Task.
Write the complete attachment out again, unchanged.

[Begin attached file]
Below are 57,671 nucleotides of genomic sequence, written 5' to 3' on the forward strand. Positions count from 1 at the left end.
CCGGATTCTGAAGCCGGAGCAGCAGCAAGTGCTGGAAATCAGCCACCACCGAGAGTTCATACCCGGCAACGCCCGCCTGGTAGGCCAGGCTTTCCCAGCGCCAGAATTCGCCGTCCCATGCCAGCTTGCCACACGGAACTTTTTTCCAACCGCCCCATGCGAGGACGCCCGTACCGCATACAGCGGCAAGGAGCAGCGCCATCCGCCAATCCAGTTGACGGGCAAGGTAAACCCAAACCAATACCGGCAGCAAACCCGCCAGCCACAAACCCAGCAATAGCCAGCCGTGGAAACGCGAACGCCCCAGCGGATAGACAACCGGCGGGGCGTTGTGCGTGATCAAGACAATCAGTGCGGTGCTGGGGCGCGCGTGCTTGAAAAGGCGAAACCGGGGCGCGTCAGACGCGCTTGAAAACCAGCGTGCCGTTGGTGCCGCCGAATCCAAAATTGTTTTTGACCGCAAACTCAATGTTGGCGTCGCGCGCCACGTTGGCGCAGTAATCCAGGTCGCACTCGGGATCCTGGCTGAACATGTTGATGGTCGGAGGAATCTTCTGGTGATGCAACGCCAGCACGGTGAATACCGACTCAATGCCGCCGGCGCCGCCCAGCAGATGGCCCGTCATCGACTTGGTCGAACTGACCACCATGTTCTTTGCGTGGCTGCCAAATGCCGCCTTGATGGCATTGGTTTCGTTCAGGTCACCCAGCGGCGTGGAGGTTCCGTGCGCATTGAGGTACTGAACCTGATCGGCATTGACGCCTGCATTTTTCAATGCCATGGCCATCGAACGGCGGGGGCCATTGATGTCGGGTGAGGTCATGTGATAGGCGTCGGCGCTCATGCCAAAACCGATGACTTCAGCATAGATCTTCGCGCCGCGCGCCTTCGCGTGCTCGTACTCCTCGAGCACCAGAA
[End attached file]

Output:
Below are 57,671 nucleotides of genomic sequence, written 5' to 3' on the forward strand. Positions count from 1 at the left end.
CCGGATTCTGAAGCCGGAGCAGCAGCAAGTGCTGGAAATCAGCCACCACCGAGAGTTCATACCCGGCAACGCCCGCCTGGTAGGCCAGGCTTTCCCAGCGCCAGAATTCGCCGTCCCATGCCAGCTTGCCACACGGAACTTTTTTCCAACCGCCCCATGCGAGGACGCCCGTACCGCATACAGCGGCAAGGAGCAGCGCCATCCGCCAATCCAGTTGACGGGCAAGGTAAACCCAAACCAATACCGGCAGCAAACCCGCCAGCCACAAACCCAGCAATAGCCAGCCGTGGAAACGCGAACGCCCCAGCGGATAGACAACCGGCGGGGCGTTGTGCGTGATCAAGACAATCAGTGCGGTGCTGGGGCGCGCGTGCTTGAAAAGGCGAAACCGGGGCGCGTCAGACGCGCTTGAAAACCAGCGTGCCGTTGGTGCCGCCGAATCCAAAATTGTTTTTGACCGCAAACTCAATGTTGGCGTCGCGCGCCACGTTGGCGCAGTAATCCAGGTCGCACTCGGGATCCTGGCTGAACATGTTGATGGTCGGAGGAATCTTCTGGTGATGCAACGCCAGCACGGTGAATACCGACTCAATGCCGCCGGCGCCGCCCAGCAGATGGCCCGTCATCGACTTGGTCGAACTGACCACCATGTTCTTTGCGTGGCTGCCAAATGCCGCCTTGATGGCATTGGTTTCGTTCAGGTCACCCAGCGGCGTGGAGGTTCCGTGCGCATTGAGGTACTGAACCTGATCGGCATTGACGCCTGCATTTTTCAATGCCATGGCCATCGAACGGCGGGGGCCATTGATGTCGGGTGAGGTCATGTGATAGGCGTCGGCGCTCATGCCAAAACCGATGACTTCAGCATAGATCTTCGCGCCGCGCGCCTTCGCGTGCTCGTACTCCTCGAGCACCAGAA